Idaho’s well-known quality of life appears to extend to the lives of Idaho lawyers, who are achieving greater work-life balance than their peers in other states.
Lawyers’ hours vary greatly depending on where they work – at a large firm or small practice. But national studies show lawyers at large firms regularly work 70 or 80 hours a week to meet billable hour requirements.
Meanwhile, more than half of Idaho attorneys – at firms large or small – work less than 50 hours a week, according to data from the Idaho Bar Association, said Anne Kelleher, assistant director of career services at Concordia University School of Law in Boise. Kelleher did some number-crunching of data from IBA’s 2016 membership survey and found that Idaho attorneys just don’t appear to work the hours of their peers nationally.
Kelleher’s research found that nearly half of all Idaho attorneys practice solo or in small firms. Only about 36 percent reported working 50 or more hours a week. Another 38 percent reported an average workweek of 40 to 49 hours.
Another 18 percent said they’re trying to manage a workload that is too large.
Work-life balance has become critically important to law firms as they try to attract the best talent they can. Despite efforts to help lawyers find that balance, the larger firms, even in Idaho, still require a high number of billable hours – usually around 1,800 a year for an associate, or about 34 hours a week – that translate into long workdays for ambitious attorneys who are striving to make partner. Studies have shown that lawyers only spend about one-third of their time on billable hours; the rest of their time goes to administrative and other tasks. Some firms in other states like New York and the Los Angeles area require as much as 2,000 billable hours per year, Kelleher said.
One reason firms are trying to help lawyers find better work-life balance is to attract more women to the field and see them promoted to leadership positions. A McKinsey & Co and Thomson Reuters study last year found that women are still scarce at the highest levels in law firms. The study found female lawyers are 29 percent less likely to be promoted to the first partnership level than men, and only 19 percent of equity partners are women.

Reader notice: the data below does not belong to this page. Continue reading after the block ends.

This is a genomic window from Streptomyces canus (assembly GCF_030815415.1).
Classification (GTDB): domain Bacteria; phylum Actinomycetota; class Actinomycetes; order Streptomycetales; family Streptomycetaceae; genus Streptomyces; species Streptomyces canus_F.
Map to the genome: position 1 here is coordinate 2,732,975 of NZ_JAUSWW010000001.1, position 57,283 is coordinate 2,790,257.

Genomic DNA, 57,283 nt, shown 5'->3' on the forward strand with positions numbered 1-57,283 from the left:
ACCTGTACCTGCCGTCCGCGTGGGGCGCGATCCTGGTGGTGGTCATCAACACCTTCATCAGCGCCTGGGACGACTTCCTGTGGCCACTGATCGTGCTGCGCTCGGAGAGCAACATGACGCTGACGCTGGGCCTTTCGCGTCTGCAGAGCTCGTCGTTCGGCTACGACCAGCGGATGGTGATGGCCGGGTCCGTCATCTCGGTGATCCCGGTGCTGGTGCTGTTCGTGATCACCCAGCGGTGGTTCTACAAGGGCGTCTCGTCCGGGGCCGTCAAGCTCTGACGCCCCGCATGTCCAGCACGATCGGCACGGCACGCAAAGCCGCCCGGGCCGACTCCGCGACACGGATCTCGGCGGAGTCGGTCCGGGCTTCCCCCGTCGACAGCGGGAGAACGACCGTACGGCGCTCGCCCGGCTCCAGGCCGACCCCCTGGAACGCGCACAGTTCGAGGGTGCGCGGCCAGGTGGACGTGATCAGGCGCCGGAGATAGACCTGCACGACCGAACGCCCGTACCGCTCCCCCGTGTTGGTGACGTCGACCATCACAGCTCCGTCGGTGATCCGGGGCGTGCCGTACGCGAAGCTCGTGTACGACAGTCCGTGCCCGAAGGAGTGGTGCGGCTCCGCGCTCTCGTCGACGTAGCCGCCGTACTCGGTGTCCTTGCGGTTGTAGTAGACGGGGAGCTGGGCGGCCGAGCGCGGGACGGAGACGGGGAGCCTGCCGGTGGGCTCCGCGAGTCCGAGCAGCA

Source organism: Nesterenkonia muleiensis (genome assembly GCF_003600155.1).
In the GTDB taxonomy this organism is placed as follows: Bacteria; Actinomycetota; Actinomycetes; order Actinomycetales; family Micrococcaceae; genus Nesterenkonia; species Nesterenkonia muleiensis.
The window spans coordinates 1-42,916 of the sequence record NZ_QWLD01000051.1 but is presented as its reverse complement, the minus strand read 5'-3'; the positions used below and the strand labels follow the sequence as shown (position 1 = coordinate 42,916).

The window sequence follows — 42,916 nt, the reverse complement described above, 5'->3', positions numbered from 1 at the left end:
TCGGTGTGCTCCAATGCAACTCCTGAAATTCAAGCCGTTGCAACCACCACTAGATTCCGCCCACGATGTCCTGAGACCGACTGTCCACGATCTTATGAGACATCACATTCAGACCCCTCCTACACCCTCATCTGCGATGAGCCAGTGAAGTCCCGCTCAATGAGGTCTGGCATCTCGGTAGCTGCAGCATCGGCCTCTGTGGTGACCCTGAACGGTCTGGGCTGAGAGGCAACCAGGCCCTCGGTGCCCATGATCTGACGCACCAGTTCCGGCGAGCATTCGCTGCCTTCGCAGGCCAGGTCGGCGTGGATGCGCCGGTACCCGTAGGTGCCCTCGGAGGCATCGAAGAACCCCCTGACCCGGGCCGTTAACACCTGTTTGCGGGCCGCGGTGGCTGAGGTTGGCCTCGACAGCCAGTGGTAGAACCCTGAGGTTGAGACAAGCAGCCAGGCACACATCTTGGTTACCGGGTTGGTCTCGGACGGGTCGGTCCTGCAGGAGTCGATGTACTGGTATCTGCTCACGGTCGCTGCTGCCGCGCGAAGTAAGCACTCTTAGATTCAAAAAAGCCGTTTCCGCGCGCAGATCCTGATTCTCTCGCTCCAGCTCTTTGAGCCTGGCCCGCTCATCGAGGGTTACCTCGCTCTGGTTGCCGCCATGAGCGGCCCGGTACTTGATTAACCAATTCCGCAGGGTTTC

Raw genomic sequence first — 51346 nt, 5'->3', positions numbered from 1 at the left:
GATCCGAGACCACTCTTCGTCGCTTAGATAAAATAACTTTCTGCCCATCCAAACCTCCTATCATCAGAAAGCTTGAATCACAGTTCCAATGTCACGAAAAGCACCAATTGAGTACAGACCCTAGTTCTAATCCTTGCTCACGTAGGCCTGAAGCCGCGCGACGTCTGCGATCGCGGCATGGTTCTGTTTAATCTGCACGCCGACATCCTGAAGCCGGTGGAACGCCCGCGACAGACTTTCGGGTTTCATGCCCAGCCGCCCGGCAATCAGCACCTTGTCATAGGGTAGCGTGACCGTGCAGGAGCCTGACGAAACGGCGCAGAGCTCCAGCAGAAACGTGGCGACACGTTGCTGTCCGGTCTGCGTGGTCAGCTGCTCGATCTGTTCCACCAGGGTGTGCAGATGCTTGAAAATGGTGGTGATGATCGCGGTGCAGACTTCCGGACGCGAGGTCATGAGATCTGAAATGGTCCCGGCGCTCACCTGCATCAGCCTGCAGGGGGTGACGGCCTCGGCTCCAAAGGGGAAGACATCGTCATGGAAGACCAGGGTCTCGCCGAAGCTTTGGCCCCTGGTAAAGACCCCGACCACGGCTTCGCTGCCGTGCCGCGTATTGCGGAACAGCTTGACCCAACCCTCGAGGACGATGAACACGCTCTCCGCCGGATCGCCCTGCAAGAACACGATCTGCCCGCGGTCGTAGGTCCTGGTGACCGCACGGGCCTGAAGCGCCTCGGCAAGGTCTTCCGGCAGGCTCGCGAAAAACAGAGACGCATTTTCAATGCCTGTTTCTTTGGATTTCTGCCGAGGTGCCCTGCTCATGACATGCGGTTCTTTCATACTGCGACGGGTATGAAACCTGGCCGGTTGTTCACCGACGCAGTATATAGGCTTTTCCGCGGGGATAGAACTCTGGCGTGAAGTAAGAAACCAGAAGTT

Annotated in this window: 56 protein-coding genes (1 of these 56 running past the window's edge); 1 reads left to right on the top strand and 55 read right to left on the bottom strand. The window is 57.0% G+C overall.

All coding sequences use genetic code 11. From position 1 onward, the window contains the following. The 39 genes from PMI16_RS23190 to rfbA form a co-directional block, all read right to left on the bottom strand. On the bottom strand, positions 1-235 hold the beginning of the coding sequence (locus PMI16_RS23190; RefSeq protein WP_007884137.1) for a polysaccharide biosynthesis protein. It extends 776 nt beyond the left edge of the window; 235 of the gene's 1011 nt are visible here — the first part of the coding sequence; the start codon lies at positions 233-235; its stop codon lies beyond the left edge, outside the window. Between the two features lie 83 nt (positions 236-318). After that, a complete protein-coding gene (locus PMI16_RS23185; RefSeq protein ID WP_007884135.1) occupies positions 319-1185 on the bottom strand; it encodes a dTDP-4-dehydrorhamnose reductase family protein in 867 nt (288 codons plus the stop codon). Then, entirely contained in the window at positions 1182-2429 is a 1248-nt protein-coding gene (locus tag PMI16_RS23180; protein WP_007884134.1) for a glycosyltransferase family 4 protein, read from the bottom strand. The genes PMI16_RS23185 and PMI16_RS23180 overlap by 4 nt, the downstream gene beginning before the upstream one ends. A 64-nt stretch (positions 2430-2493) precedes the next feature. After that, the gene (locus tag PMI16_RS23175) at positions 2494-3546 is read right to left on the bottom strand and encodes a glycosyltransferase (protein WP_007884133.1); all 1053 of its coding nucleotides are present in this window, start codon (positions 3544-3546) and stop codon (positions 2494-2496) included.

Meanwhile, almost half of female lawyers in the study said prioritizing work-life balance was one of the greatest challenges to their professional success. In a survey conducted by Robert Half Legal, 28 percent of lawyers said that after salary, flexible work arrangements provided the greatest incentive for legal professionals to remain with an employer. The company suggested options such as a compressed workweek, with long hours worked in fewer than five days, and job-sharing.
“Employees can become very invested in alternative work arrangements that they may not be able to work out with another employer,” the company said. “Take advantage of this approach to build employee loyalty and job satisfaction.”
Lawyers at Hawley Troxell, Idaho’s largest law firm, achieve some flexibility by choosing to work on contract or as an employee, not partner, said Susan Olson, CFO and COO of the firm in Boise. She added that once lawyers do make partner, they tend to find a way to work fewer hours if they want to.
“Typically as a partner and owner, your compensation is most certainly going to be determined by a lot of your individual performance,” Olson said. “It depends on the role.”
It’s just that getting to partner can mean working long hours.
Research shows that at the larger firms, “even though there are definitely flexible policies in place, few actually take advantage of those flexible work opportunities,” Kelleher said.
The larger Idaho firms Holland & Hart, Stoel Rives, and Perkins Coie all have a part-time/reduced hour schedule available. According to the National Association for Law Placement, Kelleher said, Holland and Hart reported it had two part-time female associates, one part time male partner/member, and two part time “other” lawyers, one male, one female. She said Perkins Coie reported only one part-time employee, a female partner, and Stoel Rives reported two part-time employees, both female partners.
“Any big firm is going to say, ‘We value diversity and are going to do whatever it takes to keep our good female lawyers here,'” said Pam H0wland, who spent 17 years at a large Boise firm before starting her own practice in employment law. “The challenge with that is in an industry where you are measured by the billable hour, how does that shake out in real life when you have a handful of people working less than others?”
Lawyers who work fewer hours will inevitably fall behind their peers who work more, said Howland.
“I tried part-time programs at my old firm,” she said. “The reality is if I’m measured in comparison to my male peers, and they’re billing 2,000 hours a year working nights, working weekends, trying to go over and above, it’s difficult to give the low billers the best cases and the best compensation.”
It can also be expensive to carry a large number of part-time workers, noted Olson.
“If you’re looking at a private practice law firm that is really driven by the billable hours, you’re only going to have so much room,” Olson said. “If you’re a 50-lawyer law firm, are you going to have 50 offices filled with reduced-schedule lawyers? Probably not.
“As an industry we have a long ways to go,” she said.